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FEMA Pulls Out of Lower Ninth

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posted on Dec, 3 2005 @ 12:22 PM

FEMA Pulls Out of Lower Ninth

The Federal Emergency Management Agency pulled all its workers out of New Orleans's Lower Ninth Ward yesterday after threats of violence and planned to request additional police or National Guard support, a FEMA spokeswoman said.

A spokeswoman for Mayor C. Ray Nagin said the police commander for the district knew of no incidents or threat complaints.

The Lower Ninth Ward was reopened Thursday; it was the last neighborhood in the city to remain closed as a result of Hurricane Katrina. Residents, who had been limited to bus tours, were allowed to reenter homes, inspect damage and retrieve items but not stay in the area, which still lacks electricity.

But U.S. Army Corps of Engineers workers near levees and FEMA workers -- who were on hand to help remove debris, set up disaster service centers and coordinate relief -- received numerous threats, said FEMA spokeswoman Nicol Andrews . About 20 FEMA workers were withdrawn from the area, Andrews said.

"It's unfortunate that threats of violence would be made against anyone, as we all work together to recover from this disaster," Andrews said. "The first priority is to protect and ensure the safety of FEMA workers. There are a lot of employees working hard . . . to help folks return to their homes and ensure they are receiving the assistance they are eligible for under the law."

Andrews said local FEMA workers planned to seek an increased presence by local or federal law enforcement or Guard troops before resuming their duties.

But Tami Frazier, a spokeswoman for Nagin, said the New Orleans Police Department commander in charge of the area reported no incidents, complaints or removal of anyone for making threats. "We have stated . . . that we would have guards out there and police officers escorting people during this time," Frazier said, "but there has not been an increase in police or guardsmen."

One relief worker in the region said an angry resident berated a Corps of Engineers employee before delivering a threat to the effect of "I'm going to go get my gun, and I'm going to kill you." Federal agents have arrested six people in the New Orleans area in recent weeks for making threats against FEMA workers, who have been advised against wearing clothing with the agency logo in public.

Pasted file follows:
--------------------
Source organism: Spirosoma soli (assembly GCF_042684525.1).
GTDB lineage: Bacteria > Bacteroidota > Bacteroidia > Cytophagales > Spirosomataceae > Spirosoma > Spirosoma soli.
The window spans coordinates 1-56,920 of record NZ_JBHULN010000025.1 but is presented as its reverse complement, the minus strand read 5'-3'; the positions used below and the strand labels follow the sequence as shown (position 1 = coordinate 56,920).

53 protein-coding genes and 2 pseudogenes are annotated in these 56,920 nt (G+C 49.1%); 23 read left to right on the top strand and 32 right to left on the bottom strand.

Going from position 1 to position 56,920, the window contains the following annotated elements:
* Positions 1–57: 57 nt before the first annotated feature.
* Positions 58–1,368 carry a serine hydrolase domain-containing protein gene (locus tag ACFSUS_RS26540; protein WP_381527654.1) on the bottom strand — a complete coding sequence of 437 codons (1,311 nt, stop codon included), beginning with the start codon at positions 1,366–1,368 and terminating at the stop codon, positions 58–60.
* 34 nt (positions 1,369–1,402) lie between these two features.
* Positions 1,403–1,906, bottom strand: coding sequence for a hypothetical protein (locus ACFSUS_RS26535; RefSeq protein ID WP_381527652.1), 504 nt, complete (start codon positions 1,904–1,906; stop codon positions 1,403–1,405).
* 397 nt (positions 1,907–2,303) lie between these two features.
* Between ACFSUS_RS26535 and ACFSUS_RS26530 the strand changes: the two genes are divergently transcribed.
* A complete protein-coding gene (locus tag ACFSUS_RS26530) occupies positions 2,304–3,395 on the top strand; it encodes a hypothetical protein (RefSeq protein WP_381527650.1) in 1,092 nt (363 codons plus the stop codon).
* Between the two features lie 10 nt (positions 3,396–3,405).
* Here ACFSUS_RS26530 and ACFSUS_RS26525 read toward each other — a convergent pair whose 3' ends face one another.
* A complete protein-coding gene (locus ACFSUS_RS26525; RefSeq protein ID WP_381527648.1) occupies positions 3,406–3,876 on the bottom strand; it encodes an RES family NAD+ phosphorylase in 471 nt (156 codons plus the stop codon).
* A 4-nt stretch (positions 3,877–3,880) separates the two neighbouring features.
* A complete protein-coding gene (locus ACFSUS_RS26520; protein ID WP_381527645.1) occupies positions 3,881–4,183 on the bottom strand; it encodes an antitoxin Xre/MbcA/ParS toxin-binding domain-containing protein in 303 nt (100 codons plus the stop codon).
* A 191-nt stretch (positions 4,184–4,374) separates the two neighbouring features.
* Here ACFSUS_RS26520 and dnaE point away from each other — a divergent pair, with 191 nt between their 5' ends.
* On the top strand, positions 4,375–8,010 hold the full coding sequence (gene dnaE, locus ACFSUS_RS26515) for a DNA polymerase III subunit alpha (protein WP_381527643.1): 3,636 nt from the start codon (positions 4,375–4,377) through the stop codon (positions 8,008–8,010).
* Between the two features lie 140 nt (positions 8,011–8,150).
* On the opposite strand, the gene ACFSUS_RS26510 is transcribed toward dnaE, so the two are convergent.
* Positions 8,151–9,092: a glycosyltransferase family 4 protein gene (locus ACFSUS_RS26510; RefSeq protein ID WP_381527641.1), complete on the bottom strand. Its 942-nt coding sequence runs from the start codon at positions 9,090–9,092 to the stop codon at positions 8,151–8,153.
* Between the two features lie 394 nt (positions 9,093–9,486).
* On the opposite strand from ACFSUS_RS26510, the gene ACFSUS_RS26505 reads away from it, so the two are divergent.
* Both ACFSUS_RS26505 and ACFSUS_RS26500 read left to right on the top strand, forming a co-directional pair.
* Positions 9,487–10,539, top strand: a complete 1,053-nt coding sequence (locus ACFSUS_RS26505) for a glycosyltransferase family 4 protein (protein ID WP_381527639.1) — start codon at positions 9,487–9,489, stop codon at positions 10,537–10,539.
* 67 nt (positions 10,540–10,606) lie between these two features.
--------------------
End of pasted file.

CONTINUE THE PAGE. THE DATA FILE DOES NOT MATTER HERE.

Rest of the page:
A New Orleans Police spokesman did not immediately respond to requests for comment.

How convenient! Sounds like another cry of wolf to me....

Even if true, maybe somebody ought to take a hint about how badly the US government screwed up on this one...

What a pathetic joke...

[edit on 3-12-2005 by loam]

posted on Dec, 3 2005 @ 12:25 PM
They don't want to finish the job - so they're using the old "threats of violence" line to justify pulling out. Cute.

Any word on why insurance claims aren't being honored? Or what's happening to the refugees?

posted on Dec, 3 2005 @ 12:49 PM
Years ago, I went to the local Department of Motor Vehicles to renew my license plates. I walked in and there were no customers there-- not a one. So, smiling at my good fortune, I walked up to the lady at the first window, put my form on the counter and, before I could say anything, she said, "You have to take a number," and pointed at the number dispenser.

Surprised, I said, "What?"

She repeated, "You have to take a number."

So I walked over to the dispenser, pulled out the ticket with a number printed on it, and walked back and put it down on the counter in front of her.

She sat for a minute, obviously fuming, then took the number and my form and started slamming things around, beating on the keys of her computer, hurling forms this way and that. I smiled at her and made some comment about how remarkable it was that there was nobody there, just trying to take the edge off, but she wouldn't have it. She snatched my check away from me, threw it into the register, and smacked the new stickers down on the counter in front of me, glaring the entire time.

As I turned to walk away, she said, "I don't appreciate your rudeness!"

Of course, she was the only one who was rude at any point in that whole transaction, and she was from the very beginning, and continued to be throughout the entire thing.

I didn't say anything more, and simply walked out, but I'm sure that there are other people who would've responded heatedly to her, and I'm sure that there are such people in New Orleans who are responding in just such a way to just such bureaucratic petty tyrants from FEMA. Good for them.

posted on Dec, 3 2005 @ 03:42 PM
I find the demonization of the these New Orleans people to be absolutely diabolical.

FEMA's tactics are gratuitously offensive to those that are aware of it all.
*SLAP* after *SLAP* after *SLAP* in the face, of anyone who is cognisant and moreso to the masses who arent aware.

Unforgivable. Unforgettable. Unacceptable.

posted on Dec, 3 2005 @ 07:23 PM

Where did you get this story? I cannot find it on the local news.


posted on Dec, 3 2005 @ 08:14 PM
Lady Lily

It's a Washington Post article, so seems pretty credible.

posted on Dec, 4 2005 @ 08:36 AM

Originally posted by loam
Lady Lily

It's a Washington Post article, so seems pretty credible.

I find this very disturbing. I checked our local news websites and our paper and there is nothing about this. I wouldn't be surprised if FEMA did receive threats. I can't imagine finally being able to go home after 3 months way and there is no electricity. These people are so frustrated. I'm not sure if FEMA is to blame for this. Just my 2 cents.

posted on Dec, 4 2005 @ 08:41 PM
Don't be naive. That's one of the roughest neighborhoods in the world. Of course the police don't know what's going on. They're part of the problem.

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